London Road and an old canal bridge

London Road and an old canal bridge

LONDON ROAD is the ancient way into Nottingham from the south, and in olden days was carried in places upon arches so as to escape floods, and to cross over the Tinker’s Leen.

The upkeep of this road and these arches is a complicated story. Suffice it to say that when the ground on the western side of the road was open, common land, and the East Croft was a pleasant meadow, the drive from Trent Bridge to Nottingham was said by coach travellers to be the pleasantest and most picturesque mile anywhere in the neighbourhood.

The roadway itself got into a deplorable state, and was turnpiked and put into reasonable order in 1796.

As Carrington Street was not formed until about 1829, and Arkwright Street does not appear until many years after that date, it follows that all south-going traffic had to pass along London Road, and the turnpike-gate that stood across the road just about level with its junction with Meadow Lane must have been an exceedingly busy and profitable point.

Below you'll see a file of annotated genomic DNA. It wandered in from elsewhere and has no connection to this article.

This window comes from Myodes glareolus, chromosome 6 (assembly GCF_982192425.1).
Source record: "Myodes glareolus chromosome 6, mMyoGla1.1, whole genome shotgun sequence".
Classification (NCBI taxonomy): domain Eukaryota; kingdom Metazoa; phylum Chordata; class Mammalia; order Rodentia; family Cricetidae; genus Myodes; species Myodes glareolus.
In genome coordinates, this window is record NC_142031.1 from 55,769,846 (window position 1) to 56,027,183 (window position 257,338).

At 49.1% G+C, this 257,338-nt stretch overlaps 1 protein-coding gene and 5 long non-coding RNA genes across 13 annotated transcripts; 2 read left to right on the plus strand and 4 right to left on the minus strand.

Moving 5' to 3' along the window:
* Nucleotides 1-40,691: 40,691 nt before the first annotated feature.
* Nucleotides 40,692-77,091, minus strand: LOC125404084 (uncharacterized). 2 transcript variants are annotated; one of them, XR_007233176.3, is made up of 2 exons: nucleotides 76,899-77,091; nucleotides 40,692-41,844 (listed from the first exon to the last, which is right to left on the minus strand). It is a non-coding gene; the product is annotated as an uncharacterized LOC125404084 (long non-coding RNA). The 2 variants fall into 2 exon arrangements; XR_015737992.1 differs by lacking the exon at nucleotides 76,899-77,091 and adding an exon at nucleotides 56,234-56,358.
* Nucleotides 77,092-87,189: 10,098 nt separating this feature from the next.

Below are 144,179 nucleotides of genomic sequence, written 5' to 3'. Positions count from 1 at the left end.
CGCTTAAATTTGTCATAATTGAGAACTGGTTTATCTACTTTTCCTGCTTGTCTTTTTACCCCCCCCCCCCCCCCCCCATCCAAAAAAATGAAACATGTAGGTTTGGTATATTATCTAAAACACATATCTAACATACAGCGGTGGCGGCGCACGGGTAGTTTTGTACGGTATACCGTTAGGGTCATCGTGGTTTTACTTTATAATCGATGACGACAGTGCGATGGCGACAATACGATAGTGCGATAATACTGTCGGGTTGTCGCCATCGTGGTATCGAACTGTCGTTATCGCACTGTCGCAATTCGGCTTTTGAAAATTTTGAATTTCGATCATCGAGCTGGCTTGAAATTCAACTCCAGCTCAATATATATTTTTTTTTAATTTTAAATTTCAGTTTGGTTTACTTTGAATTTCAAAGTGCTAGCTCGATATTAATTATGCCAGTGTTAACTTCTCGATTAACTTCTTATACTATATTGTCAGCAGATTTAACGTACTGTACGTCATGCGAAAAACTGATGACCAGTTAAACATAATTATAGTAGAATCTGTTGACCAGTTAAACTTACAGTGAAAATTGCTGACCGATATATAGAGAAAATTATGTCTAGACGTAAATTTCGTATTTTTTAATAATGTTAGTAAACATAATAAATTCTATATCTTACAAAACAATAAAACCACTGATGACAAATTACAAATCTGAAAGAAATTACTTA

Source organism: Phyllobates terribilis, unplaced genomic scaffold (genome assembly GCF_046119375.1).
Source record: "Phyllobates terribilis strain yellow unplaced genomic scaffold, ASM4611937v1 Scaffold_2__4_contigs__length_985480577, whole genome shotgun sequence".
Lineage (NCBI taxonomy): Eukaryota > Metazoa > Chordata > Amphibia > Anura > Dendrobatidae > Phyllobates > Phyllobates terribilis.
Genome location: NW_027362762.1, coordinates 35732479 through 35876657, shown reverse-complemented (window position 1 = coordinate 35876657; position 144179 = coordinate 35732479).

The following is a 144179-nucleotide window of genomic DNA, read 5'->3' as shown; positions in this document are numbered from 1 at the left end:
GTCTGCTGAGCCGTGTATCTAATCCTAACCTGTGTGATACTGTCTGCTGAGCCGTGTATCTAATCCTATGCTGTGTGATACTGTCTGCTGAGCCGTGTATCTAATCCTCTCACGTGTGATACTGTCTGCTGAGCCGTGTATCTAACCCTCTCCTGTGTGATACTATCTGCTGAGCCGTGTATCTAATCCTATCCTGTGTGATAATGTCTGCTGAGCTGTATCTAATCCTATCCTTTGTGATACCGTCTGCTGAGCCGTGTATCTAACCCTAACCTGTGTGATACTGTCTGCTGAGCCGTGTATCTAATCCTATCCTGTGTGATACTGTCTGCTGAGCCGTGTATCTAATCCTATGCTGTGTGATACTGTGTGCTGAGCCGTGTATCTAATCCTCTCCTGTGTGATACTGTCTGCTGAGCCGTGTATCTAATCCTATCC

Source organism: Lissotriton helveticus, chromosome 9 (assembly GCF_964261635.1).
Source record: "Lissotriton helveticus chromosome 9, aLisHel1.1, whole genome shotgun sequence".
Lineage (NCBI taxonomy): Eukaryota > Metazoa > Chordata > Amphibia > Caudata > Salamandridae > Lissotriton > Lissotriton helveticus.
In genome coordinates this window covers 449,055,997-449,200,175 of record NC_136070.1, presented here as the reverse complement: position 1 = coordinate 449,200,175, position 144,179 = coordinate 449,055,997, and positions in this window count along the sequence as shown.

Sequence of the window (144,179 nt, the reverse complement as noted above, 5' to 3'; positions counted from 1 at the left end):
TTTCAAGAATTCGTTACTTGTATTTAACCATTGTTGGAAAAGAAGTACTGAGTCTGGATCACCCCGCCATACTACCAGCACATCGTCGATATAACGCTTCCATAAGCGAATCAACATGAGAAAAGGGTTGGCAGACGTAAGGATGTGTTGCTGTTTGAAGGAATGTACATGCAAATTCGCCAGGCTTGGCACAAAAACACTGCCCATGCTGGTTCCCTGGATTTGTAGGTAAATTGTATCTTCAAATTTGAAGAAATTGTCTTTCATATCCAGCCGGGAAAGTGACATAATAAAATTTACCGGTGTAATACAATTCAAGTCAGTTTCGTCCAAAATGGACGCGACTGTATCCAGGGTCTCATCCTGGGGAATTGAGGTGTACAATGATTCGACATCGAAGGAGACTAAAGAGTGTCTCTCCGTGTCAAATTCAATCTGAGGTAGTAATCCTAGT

This gate swung on its hinges to allow the passage of many wayfarers, including that of the coach bearing the tidings of Wellington’s victory at Waterloo, and that of the ill-omened vehicle that carried the news of the rejection of the Reform Bill in 1831, news that was the overture to the sack of Coiwick Hall and the burning of Nottingham Castle.

But although the roadways of Britain had been much improved during the 18th Century, traffic was difficult. Macadam had not yet come into the world to teach people how to make roads of broken stone, and so wherever possible water was used for transport. Gradually a system of canals grew up throughout the length and breadth of the country.

In 1793, Nottingham was joined to the Trent by the canal that is familiar to all of us, and a great boon it proved, for it enabled waterborne traffic to come to the very doors of Nottingham tradesfolk.

The canal was crossed by bridges bearing ancient footways, and the bridge shown in this picture was one of these, and dates from about the time of Lord Howe’s naval victory on 1 June, 1794, or about the time of John Wesley’s death.